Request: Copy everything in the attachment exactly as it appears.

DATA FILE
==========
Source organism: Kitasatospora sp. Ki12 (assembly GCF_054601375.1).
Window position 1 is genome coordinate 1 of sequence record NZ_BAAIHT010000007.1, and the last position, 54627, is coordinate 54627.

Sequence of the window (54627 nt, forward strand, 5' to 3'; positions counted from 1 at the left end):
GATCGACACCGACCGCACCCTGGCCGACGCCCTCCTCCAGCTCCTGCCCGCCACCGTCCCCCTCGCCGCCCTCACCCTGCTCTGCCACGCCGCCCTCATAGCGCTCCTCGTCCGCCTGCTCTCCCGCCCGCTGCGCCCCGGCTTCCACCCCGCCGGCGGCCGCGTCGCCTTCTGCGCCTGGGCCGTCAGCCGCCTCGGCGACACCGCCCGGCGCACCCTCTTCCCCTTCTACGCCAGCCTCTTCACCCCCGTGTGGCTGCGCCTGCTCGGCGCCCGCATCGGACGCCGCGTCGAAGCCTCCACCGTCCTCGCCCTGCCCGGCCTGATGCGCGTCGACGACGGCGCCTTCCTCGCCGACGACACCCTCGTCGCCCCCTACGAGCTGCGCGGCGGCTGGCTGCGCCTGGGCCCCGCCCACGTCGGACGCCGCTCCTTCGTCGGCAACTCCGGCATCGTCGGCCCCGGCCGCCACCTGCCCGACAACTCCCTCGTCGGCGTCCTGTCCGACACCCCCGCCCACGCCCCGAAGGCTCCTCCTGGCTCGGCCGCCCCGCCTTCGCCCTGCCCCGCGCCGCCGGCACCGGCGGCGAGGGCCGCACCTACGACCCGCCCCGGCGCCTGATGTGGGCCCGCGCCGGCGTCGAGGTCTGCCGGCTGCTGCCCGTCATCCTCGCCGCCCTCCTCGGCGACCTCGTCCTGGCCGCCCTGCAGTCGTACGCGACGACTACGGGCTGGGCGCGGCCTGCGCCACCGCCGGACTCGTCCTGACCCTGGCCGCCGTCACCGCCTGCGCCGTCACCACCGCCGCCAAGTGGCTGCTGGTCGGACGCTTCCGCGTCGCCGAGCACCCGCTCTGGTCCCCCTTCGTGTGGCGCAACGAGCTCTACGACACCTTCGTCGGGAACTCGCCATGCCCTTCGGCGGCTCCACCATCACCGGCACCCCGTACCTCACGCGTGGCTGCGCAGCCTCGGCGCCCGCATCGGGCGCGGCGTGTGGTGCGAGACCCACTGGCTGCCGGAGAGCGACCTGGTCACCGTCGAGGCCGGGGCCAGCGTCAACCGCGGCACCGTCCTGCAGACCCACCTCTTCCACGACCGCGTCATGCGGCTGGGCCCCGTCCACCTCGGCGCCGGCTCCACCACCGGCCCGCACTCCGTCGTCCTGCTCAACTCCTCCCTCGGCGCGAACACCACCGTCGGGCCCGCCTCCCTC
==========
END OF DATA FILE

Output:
Source organism: Kitasatospora sp. Ki12 (assembly GCF_054601375.1).
Window position 1 is genome coordinate 1 of sequence record NZ_BAAIHT010000007.1, and the last position, 54627, is coordinate 54627.

Sequence of the window (54627 nt, forward strand, 5' to 3'; positions counted from 1 at the left end):
GATCGACACCGACCGCACCCTGGCCGACGCCCTCCTCCAGCTCCTGCCCGCCACCGTCCCCCTCGCCGCCCTCACCCTGCTCTGCCACGCCGCCCTCATAGCGCTCCTCGTCCGCCTGCTCTCCCGCCCGCTGCGCCCCGGCTTCCACCCCGCCGGCGGCCGCGTCGCCTTCTGCGCCTGGGCCGTCAGCCGCCTCGGCGACACCGCCCGGCGCACCCTCTTCCCCTTCTACGCCAGCCTCTTCACCCCCGTGTGGCTGCGCCTGCTCGGCGCCCGCATCGGACGCCGCGTCGAAGCCTCCACCGTCCTCGCCCTGCCCGGCCTGATGCGCGTCGACGACGGCGCCTTCCTCGCCGACGACACCCTCGTCGCCCCCTACGAGCTGCGCGGCGGCTGGCTGCGCCTGGGCCCCGCCCACGTCGGACGCCGCTCCTTCGTCGGCAACTCCGGCATCGTCGGCCCCGGCCGCCACCTGCCCGACAACTCCCTCGTCGGCGTCCTGTCCGACACCCCCGCCCACGCCCCGAAGGCTCCTCCTGGCTCGGCCGCCCCGCCTTCGCCCTGCCCCGCGCCGCCGGCACCGGCGGCGAGGGCCGCACCTACGACCCGCCCCGGCGCCTGATGTGGGCCCGCGCCGGCGTCGAGGTCTGCCGGCTGCTGCCCGTCATCCTCGCCGCCCTCCTCGGCGACCTCGTCCTGGCCGCCCTGCAGTCGTACGCGACGACTACGGGCTGGGCGCGGCCTGCGCCACCGCCGGACTCGTCCTGACCCTGGCCGCCGTCACCGCCTGCGCCGTCACCACCGCCGCCAAGTGGCTGCTGGTCGGACGCTTCCGCGTCGCCGAGCACCCGCTCTGGTCCCCCTTCGTGTGGCGCAACGAGCTCTACGACACCTTCGTCGGGAACTCGCCATGCCCTTCGGCGGCTCCACCATCACCGGCACCCCGTACCTCACGCGTGGCTGCGCAGCCTCGGCGCCCGCATCGGGCGCGGCGTGTGGTGCGAGACCCACTGGCTGCCGGAGAGCGACCTGGTCACCGTCGAGGCCGGGGCCAGCGTCAACCGCGGCACCGTCCTGCAGACCCACCTCTTCCACGACCGCGTCATGCGGCTGGGCCCCGTCCACCTCGGCGCCGGCTCCACCACCGGCCCGCACTCCGTCGTCCTGCTCAACTCCTCCCTCGGCGCGAACACCACCGTCGGGCCCGCCTCCCTC